If your holiday was anything like most of mine, you’ll want a couple of Tylenol and some Gatorade this morning because you’re feeling the effects of PECOTA Day. Now that we’ve slept it off, it’s time to take a look at some of the highlights of the data as they project the 2013 season.

Team win totals can be found here if you want to use the projection system to forecast the playoff races eight months before the Division Series. But individual performances are easier to assess because they’re not compounding (or more accurately, just adding together) error with the projections.

The most important thing to remember is that PECOTA is forecasting a measure of central tendency with error on both sides. Error sounds terrible both in life—the theory was wrong—and in baseball—the theory ended up sailing over the bag and hitting a fan in the first row. In reality, it’s just the natural randomness of the game. (You still can’t predict baseball, Suzyn.)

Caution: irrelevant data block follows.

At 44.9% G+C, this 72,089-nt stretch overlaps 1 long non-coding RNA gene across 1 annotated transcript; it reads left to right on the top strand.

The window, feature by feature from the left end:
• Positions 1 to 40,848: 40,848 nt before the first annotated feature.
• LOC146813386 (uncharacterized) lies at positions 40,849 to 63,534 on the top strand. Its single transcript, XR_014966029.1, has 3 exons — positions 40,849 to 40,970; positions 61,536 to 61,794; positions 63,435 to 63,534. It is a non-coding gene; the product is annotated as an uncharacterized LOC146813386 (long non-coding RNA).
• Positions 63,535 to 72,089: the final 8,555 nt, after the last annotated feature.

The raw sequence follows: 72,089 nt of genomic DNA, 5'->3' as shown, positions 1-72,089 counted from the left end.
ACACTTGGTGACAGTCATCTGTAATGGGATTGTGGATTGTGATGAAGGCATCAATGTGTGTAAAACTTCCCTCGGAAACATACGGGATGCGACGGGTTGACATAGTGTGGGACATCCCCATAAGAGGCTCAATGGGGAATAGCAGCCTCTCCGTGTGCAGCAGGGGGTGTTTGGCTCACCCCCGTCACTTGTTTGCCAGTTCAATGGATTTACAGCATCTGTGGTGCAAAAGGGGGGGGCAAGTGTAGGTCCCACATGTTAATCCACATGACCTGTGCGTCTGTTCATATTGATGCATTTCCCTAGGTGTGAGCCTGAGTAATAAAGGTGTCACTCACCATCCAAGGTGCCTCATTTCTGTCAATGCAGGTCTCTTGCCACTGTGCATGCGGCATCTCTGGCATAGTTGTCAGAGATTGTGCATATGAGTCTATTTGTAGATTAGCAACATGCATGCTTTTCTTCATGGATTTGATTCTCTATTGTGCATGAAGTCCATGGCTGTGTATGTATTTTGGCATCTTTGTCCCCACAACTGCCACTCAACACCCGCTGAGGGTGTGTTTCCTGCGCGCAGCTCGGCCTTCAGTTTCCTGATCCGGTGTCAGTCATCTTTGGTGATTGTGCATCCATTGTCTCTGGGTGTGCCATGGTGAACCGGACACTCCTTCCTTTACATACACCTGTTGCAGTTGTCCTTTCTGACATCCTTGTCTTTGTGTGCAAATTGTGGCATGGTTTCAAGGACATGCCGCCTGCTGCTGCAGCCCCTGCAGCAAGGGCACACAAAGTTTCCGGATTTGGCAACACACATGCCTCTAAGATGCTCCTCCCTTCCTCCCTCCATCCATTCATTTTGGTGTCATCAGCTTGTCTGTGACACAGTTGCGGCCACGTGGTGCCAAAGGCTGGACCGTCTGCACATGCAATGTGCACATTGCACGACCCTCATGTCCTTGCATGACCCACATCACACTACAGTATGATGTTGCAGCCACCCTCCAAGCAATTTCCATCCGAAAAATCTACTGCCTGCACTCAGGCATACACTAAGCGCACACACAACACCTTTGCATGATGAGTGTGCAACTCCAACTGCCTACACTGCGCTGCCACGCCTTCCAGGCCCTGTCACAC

It’s why one fully expects the home run leader in the American League to finish with more than 36 even though nobody was projected for more. And somebody’s going to win more than 18 games even though nobody in all of baseball was projected to do so. And more than three players are going to hit over .300, and so on. Somebody’s error is going to be in that direction, you just can’t predict whose.

So keep that in mind as you peruse PECOTA’s picks for the best of each league and who’s due for a rebound in 2013.

AL MVP: Albert Pujols
Want proof that PECOTA has a little long-term memory? Check out who tops the list by wins above replacement player for the American League and all of Major League Baseball. El Hombre is back, or at PECOTA expects him to be back, with his track record leading to the projection for a seven-win player.